When my good friend Vanessa realized that her apartment was in evacuation zone A in lower Manhattan for a rare hurricane, she quickly procured a weekend rental in Woodstock along with gallery owner James Hendershot. The two were kind enough to invite me along to escape the storm and I was quick to accept.  So with my trusty duffle, my computer bag and yoga mat, I hailed a taxi at 6 in the morning and made my way to Grand Central so I could catch one of the last trains to Poughkeepsie.

When James, Vanessa and London (Vanessa’s schnauzer) picked me up, we quickly drove up to Woodstock to stock up. The streets of the famously liberal town were flooded with paranoid New Yorkers who all decided to make a weekend vacation out of the storm. Like every other misplaced short-term refugee, we stuck out like sore thumbs. If the obvious misplacement wasn’t enough, the locals started laughing at our various purchases of firewood, organic local meats and cheeses, marshmallows, graham crackers, and of course- Hershey’s chocolate.  

After garnering more stares and laughs from locals we tried to locate our weekend home with little success and varied directions. Upon arriving at our destination, I was surprised to see so much glass in our supposed “shelter” from the looming storm. 

“Aren’t there an awful lot of windows here for a hurricane shelter?” asked Vanessa out loud. “I guess we’ll huddle in the doorways if something happens… isn’t that the type of thing you do in these situations?”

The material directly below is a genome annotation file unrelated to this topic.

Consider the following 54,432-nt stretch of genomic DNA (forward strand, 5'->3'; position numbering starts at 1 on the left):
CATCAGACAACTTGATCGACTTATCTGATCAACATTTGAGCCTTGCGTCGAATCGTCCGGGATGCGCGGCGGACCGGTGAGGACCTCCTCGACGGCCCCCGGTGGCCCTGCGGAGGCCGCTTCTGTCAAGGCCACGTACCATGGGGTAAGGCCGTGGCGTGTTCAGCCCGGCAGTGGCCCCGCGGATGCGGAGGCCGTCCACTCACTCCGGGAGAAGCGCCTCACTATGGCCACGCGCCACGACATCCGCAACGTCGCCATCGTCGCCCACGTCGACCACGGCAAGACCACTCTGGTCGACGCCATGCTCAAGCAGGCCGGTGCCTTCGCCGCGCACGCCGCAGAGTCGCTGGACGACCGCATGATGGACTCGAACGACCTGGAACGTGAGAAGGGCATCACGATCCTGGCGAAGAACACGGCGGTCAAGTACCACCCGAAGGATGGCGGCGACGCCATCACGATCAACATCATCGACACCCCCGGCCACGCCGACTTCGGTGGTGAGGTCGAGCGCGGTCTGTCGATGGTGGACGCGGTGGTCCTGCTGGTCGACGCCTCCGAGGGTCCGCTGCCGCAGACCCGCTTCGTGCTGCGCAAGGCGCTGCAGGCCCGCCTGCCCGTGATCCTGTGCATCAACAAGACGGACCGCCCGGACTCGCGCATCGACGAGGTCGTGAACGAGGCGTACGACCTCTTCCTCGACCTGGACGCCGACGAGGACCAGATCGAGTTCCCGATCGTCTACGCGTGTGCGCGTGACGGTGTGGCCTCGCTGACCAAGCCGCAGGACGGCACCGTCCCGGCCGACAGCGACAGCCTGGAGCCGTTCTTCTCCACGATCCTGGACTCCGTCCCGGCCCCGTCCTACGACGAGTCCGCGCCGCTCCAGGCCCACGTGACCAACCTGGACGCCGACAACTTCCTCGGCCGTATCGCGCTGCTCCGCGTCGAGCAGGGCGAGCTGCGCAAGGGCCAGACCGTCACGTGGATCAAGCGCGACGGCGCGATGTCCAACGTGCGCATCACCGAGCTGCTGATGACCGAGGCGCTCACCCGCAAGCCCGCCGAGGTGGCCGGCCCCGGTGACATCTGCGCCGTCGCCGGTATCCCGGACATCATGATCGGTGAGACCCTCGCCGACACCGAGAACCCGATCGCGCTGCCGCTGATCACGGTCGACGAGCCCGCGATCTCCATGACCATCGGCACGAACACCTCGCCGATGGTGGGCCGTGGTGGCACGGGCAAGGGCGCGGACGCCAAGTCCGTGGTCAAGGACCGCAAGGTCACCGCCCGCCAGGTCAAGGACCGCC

“Unclear” I replied.

In anticipation of the natural disaster, we did what any self-respecting adult would do and hopped in the hot tub with a bottle of Prosecco. With James napping, I caught up with Vanessa in the house’s sun room.

Vanessa is the kind of girl who, on the outside, represents the epitome of calm and collected, but is constantly plagued with the fear of failure. 

“I just want to make my mark on the world in a meaningful way” said the young financier. “I want to do something really special.”

“You will” I replied, “and you are.” Vanessa is currently working on an amazing project with artists and charity organizations that will come fruition in the coming months.

Already warm and verging on over heating from the alcohol and oversized bubble bath combo, we both looked out at the calm, steady shower, and- as if we were fighting for the last drop of water in a desert oasis- ran outside onto a grassy hill and let the water cool our bodies and overstimulated minds.

Hours later, we lit a fire for the purpose of a cozy winter reminder and of course, to make smores (indoors;-).

SMORES INDOORS!” exclaimed James as he observed me and Vanessa trying to make the perfect toasted marshmallows. “I can’t believe we’re doing this!”  We listened to some music a while before dosing off to the sound of rain gently tapping at the window.

The next morning I woke up to the gentle tapping of Vanessa’s hand. “The power’s out and I have no reception.” I could tell this unsettled her. With several major deals about to close, and all of her main contacts in other cities, this was not the time for a disconnect.